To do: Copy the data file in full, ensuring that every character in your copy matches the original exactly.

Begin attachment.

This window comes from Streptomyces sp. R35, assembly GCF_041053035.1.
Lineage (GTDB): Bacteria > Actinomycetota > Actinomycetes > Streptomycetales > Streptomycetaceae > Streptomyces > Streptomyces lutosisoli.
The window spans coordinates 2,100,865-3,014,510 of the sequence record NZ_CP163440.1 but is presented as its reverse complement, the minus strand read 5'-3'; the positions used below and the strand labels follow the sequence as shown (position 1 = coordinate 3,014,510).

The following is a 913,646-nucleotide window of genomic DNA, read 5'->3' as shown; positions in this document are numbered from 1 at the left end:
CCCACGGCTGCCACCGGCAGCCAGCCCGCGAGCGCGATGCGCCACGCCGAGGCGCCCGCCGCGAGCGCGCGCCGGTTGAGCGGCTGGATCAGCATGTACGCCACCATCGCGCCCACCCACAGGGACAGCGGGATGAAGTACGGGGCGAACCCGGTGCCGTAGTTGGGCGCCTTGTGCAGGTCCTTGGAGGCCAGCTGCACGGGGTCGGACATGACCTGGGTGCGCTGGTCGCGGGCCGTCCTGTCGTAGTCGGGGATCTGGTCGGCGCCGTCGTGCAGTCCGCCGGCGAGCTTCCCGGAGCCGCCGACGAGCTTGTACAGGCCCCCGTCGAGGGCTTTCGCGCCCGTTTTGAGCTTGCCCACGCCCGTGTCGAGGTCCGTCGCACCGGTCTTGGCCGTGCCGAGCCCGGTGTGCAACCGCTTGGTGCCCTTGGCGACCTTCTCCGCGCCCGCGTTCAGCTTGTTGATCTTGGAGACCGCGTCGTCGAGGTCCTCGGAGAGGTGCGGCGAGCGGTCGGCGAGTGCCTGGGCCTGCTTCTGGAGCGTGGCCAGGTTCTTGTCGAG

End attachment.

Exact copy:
This window comes from Streptomyces sp. R35, assembly GCF_041053035.1.
Lineage (GTDB): Bacteria > Actinomycetota > Actinomycetes > Streptomycetales > Streptomycetaceae > Streptomyces > Streptomyces lutosisoli.
The window spans coordinates 2,100,865-3,014,510 of the sequence record NZ_CP163440.1 but is presented as its reverse complement, the minus strand read 5'-3'; the positions used below and the strand labels follow the sequence as shown (position 1 = coordinate 3,014,510).

The following is a 913,646-nucleotide window of genomic DNA, read 5'->3' as shown; positions in this document are numbered from 1 at the left end:
CCCACGGCTGCCACCGGCAGCCAGCCCGCGAGCGCGATGCGCCACGCCGAGGCGCCCGCCGCGAGCGCGCGCCGGTTGAGCGGCTGGATCAGCATGTACGCCACCATCGCGCCCACCCACAGGGACAGCGGGATGAAGTACGGGGCGAACCCGGTGCCGTAGTTGGGCGCCTTGTGCAGGTCCTTGGAGGCCAGCTGCACGGGGTCGGACATGACCTGGGTGCGCTGGTCGCGGGCCGTCCTGTCGTAGTCGGGGATCTGGTCGGCGCCGTCGTGCAGTCCGCCGGCGAGCTTCCCGGAGCCGCCGACGAGCTTGTACAGGCCCCCGTCGAGGGCTTTCGCGCCCGTTTTGAGCTTGCCCACGCCCGTGTCGAGGTCCGTCGCACCGGTCTTGGCCGTGCCGAGCCCGGTGTGCAACCGCTTGGTGCCCTTGGCGACCTTCTCCGCGCCCGCGTTCAGCTTGTTGATCTTGGAGACCGCGTCGTCGAGGTCCTCGGAGAGGTGCGGCGAGCGGTCGGCGAGTGCCTGGGCCTGCTTCTGGAGCGTGGCCAGGTTCTTGTCGAG